no legislation regarding how much intelligence a machine can
have, how interconnected it can be. If that continues, look at
the exponential trend. We will reach the
singularity in the timeframe most experts predict. From
that point on you're going to see that the
top species will no longer be humans, but machines. "
These are the
words of Louis Del Monte,
physicist, entrepreneur, and author of
The Artificial Intelligence Revolution.
Del Monte spoke to us over the phone about his thoughts
surrounding artificial intelligence
and the singularity,
an indeterminate point in the future when
machine intelligence will
outmatch not only your own intelligence, but the world's
combined human intelligence too.
The average estimate
for when this will happen is 2040,
though Del Monte says
it might be as late as 2045.
Either way, it's a timeframe of within
be the 'Terminator' scenario,
not a war," said Del Monte.
"In the early part of the post-singularity
world, one scenario is that the machines will seek to
turn humans into cyborgs.
This is nearly happening now, replacing faulty limbs with artificial
parts. We'll see the machines as a useful tool. Productivity
in business based on automation will be increased dramatically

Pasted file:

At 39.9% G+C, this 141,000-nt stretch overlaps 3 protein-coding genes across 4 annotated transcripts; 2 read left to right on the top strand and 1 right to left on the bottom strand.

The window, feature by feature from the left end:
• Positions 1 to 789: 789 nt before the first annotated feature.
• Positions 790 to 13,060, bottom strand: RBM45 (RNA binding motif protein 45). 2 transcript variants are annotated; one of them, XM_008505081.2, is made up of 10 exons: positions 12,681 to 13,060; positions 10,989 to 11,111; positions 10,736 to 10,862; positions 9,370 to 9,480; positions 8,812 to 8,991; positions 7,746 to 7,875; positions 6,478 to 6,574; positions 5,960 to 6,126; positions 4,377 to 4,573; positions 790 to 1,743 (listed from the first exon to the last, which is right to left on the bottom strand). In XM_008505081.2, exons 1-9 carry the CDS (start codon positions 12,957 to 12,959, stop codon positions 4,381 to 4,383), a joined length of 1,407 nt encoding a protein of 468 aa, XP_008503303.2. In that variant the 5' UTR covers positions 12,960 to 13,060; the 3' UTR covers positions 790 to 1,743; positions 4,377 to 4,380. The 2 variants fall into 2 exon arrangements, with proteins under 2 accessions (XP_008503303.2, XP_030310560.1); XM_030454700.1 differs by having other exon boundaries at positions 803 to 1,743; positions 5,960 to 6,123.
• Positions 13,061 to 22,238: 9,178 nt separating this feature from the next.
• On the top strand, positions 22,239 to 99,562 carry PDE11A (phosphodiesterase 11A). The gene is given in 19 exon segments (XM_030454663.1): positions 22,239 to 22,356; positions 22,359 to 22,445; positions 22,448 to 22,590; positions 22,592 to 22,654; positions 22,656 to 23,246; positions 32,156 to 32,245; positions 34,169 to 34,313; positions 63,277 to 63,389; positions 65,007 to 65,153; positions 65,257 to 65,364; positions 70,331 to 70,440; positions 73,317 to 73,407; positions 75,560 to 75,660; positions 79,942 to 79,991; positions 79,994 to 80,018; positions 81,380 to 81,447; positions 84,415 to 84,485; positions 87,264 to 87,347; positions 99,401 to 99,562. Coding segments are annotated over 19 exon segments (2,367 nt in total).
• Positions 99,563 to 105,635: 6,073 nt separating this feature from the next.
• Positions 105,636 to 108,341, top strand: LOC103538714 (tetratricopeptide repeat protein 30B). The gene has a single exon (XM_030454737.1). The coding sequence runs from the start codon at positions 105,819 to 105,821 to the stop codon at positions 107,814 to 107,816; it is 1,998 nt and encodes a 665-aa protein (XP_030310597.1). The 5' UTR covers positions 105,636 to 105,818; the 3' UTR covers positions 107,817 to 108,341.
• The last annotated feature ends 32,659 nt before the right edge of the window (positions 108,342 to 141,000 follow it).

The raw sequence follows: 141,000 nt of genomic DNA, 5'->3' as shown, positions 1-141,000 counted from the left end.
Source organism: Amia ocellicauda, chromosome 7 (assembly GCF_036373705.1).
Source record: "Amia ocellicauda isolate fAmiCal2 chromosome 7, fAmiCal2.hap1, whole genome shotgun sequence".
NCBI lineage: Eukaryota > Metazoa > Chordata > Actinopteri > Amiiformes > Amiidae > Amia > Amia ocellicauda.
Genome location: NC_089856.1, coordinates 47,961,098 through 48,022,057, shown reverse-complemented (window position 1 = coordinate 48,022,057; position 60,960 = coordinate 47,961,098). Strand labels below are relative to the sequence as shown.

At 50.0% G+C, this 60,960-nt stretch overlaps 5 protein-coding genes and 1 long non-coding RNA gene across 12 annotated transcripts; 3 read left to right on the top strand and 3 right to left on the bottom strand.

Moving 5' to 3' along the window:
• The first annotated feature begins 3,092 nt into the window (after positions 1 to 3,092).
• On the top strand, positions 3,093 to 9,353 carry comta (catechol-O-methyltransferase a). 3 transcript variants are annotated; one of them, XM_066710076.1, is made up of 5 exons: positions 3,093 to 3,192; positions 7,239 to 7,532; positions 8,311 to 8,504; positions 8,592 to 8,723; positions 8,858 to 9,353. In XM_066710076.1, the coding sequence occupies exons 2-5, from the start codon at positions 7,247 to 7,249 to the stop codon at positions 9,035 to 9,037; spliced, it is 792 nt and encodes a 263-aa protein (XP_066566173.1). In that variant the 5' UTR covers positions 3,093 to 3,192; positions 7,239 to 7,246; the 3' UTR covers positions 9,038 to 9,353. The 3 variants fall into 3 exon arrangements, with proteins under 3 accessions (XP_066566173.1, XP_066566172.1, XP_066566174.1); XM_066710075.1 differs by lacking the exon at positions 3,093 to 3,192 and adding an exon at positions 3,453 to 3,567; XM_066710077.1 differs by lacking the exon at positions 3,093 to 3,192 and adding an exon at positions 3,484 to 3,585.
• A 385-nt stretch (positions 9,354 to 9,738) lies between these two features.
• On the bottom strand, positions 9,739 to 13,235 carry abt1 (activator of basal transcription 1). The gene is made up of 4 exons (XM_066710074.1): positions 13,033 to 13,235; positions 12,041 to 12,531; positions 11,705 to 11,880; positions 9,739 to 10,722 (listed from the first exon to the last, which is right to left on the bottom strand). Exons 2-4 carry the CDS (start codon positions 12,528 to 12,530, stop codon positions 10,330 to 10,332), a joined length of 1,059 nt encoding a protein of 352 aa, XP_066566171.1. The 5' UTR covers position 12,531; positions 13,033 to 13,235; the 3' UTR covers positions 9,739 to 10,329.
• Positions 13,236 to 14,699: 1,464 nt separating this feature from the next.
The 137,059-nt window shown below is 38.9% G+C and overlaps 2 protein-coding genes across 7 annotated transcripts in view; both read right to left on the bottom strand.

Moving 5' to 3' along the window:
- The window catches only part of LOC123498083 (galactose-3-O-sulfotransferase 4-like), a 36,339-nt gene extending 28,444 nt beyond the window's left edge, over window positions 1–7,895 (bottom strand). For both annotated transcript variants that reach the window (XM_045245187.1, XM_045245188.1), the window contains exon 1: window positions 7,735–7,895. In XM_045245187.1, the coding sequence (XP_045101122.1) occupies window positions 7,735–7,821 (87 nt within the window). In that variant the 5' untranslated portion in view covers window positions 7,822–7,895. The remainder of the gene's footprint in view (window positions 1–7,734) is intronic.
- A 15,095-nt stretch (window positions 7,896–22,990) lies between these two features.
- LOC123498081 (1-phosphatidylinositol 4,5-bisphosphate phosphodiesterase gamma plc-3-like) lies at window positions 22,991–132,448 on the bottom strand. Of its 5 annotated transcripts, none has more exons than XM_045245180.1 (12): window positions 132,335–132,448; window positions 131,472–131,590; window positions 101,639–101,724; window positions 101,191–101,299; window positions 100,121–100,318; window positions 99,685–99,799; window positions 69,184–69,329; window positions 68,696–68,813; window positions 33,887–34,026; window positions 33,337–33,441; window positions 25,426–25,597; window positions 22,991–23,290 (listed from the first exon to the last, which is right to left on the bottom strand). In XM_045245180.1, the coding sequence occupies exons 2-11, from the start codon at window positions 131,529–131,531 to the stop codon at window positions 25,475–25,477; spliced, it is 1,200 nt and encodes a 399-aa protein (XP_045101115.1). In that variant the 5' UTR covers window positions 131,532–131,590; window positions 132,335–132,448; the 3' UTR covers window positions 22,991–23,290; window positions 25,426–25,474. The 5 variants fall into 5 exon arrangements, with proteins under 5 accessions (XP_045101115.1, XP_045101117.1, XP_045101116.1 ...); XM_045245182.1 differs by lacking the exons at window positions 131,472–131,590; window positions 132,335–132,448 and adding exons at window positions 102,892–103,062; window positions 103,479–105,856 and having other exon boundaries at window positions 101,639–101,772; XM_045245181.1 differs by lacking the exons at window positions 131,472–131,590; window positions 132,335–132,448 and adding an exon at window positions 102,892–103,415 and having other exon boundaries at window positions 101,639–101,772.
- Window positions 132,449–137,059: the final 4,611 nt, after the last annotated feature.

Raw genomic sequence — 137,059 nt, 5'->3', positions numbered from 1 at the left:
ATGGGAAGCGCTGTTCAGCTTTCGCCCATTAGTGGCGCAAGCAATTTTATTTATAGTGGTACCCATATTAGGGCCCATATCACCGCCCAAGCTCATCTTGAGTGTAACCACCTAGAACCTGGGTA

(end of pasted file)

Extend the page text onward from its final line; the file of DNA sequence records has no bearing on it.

in various countries. In China
it doubled, just based on GDP per
employee due to use of machines."
end of this century," he continued, "most of the human
race will have become cyborgs,
part human and part machine. The allure will be immortality.
Machines will make breakthroughs in medical technology,
most of the human race will have more leisure time, and we'll
think we've never had it better. The concern I'm raising is that
the machines will view us as an unpredictable and dangerous species."
robots exterminate us or serve us?
photo copyright © 1984
Monte believes machines will become
self-conscious and have the capabilities to protect themselves.
They "might view us the same way we view harmful insects."
Humans are a species that "is unstable, creates wars, has
weapons to wipe out the world twice over, and makes computer
viruses." Hardly an appealing roommate.
He wrote the
book as "a warning." Artificial
intelligence is becoming more and more capable, and we're
adopting it as quickly as it appears. A pacemaker operation is
"quite routine," he said, but "it uses sensors
and AI to regulate your heart."
2009 experiment showed that robots can develop the ability
to lie to each other. Run at the Laboratory
of Intelligent Systems at the
Ecole Polytechnique Fédérale at
Lausanne, Switzerland, the experiment had robots designed
to cooperate in finding beneficial resources like energy and
avoiding the hazardous ones. Shockingly, the robots learned to
lie to each other in an attempt to hoard the beneficial resources
is that they're also learning self-preservation,"
Del Monte told us. "Whether or not they're conscious
is a moot point."